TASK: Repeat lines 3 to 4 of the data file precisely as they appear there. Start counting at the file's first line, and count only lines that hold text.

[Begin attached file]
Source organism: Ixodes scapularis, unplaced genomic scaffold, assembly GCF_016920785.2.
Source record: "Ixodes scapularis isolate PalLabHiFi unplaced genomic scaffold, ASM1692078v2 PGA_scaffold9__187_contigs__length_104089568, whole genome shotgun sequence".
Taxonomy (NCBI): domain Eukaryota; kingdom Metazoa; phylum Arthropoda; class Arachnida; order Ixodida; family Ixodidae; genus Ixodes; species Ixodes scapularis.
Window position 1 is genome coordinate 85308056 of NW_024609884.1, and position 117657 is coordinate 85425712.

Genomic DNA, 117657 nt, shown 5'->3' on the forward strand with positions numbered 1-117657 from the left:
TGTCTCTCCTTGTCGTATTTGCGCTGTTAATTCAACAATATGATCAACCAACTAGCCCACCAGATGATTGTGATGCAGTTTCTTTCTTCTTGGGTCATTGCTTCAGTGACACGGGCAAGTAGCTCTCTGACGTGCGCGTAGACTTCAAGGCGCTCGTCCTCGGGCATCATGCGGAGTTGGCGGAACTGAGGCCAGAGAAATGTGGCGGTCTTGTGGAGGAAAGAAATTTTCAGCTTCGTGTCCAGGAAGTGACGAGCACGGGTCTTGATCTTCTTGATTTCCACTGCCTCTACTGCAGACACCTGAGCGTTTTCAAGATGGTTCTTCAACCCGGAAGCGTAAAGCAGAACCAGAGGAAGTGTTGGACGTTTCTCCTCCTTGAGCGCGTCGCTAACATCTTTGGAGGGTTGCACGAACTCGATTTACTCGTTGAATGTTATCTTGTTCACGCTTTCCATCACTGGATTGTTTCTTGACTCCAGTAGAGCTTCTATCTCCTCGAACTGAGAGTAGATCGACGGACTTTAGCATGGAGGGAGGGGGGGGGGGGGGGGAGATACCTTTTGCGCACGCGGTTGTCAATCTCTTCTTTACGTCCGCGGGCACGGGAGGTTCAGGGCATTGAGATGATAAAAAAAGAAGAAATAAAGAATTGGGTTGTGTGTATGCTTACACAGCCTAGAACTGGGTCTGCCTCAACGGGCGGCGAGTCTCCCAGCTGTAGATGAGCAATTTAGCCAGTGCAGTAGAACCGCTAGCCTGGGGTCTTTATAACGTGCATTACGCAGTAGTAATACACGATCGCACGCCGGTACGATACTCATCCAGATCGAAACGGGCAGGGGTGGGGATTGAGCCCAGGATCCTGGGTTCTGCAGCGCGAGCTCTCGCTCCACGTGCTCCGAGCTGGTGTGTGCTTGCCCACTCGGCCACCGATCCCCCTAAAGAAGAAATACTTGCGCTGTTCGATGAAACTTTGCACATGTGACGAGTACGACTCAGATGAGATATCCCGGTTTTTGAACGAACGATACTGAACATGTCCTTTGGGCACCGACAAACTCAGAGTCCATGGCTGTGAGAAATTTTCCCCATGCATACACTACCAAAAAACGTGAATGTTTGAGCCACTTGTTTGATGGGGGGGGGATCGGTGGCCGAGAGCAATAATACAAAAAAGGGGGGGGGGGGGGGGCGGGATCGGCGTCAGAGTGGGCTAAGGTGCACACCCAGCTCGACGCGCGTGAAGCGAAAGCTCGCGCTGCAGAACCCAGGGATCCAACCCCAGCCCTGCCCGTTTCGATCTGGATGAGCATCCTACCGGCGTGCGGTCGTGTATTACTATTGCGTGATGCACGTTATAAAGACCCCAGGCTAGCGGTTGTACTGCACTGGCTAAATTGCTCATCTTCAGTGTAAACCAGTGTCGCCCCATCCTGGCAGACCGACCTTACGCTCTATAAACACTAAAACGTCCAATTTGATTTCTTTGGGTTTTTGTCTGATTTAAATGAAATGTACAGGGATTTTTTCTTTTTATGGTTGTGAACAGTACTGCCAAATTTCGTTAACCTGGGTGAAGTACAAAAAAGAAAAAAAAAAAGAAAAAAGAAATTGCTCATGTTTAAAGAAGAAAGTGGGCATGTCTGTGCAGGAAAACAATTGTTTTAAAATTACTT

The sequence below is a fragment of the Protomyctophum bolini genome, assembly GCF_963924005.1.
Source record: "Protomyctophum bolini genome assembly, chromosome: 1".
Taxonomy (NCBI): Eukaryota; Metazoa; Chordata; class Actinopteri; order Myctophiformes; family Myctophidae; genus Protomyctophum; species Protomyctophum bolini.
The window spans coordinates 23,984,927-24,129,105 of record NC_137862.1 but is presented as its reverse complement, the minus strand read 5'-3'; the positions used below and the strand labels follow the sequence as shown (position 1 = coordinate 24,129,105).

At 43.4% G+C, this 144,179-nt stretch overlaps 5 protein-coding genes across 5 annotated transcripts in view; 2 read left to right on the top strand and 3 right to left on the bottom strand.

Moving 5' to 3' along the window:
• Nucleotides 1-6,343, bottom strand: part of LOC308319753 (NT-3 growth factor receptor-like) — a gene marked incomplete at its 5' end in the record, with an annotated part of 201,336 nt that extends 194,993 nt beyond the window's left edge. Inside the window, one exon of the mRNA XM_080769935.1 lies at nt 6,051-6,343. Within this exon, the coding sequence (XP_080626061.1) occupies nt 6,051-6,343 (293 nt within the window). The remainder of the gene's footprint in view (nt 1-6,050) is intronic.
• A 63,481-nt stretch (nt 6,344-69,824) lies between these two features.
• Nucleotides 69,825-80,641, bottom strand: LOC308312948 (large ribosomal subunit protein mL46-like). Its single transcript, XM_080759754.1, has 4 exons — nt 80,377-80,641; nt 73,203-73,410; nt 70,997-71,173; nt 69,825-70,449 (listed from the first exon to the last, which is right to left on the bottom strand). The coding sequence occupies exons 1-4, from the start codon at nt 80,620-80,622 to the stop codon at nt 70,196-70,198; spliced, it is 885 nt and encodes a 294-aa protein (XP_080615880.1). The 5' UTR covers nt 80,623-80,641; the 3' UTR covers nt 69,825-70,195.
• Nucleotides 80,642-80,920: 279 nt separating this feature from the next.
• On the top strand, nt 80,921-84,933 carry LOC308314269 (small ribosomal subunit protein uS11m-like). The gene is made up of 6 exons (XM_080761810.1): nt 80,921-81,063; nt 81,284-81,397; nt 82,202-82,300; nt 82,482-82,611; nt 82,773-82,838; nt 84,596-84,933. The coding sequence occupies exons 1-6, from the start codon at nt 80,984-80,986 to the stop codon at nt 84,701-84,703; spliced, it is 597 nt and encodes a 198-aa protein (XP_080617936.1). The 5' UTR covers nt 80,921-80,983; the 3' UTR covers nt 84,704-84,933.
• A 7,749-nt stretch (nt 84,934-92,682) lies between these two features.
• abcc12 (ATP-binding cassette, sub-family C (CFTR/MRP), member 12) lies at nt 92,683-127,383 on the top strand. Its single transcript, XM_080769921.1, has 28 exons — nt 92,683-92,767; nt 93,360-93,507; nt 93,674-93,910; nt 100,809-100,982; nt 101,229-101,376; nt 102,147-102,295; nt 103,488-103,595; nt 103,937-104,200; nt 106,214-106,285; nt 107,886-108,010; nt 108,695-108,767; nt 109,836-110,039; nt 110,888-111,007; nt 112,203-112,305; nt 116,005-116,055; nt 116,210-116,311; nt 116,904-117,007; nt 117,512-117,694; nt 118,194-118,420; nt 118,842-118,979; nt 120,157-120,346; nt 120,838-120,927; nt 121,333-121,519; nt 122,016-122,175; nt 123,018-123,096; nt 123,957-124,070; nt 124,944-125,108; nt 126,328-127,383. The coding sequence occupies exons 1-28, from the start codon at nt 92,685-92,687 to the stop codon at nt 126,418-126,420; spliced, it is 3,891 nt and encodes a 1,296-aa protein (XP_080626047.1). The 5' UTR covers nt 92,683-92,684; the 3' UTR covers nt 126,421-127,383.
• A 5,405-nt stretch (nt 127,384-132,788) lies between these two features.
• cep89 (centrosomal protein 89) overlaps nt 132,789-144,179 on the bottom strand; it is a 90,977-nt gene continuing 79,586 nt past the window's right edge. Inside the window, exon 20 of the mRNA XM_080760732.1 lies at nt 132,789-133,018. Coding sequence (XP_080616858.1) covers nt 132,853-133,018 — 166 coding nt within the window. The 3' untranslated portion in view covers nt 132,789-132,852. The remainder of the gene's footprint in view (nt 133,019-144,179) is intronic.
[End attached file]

Taxonomy (NCBI): domain Eukaryota; kingdom Metazoa; phylum Arthropoda; class Arachnida; order Ixodida; family Ixodidae; genus Ixodes; species Ixodes scapularis.
Window position 1 is genome coordinate 85308056 of NW_024609884.1, and position 117657 is coordinate 85425712.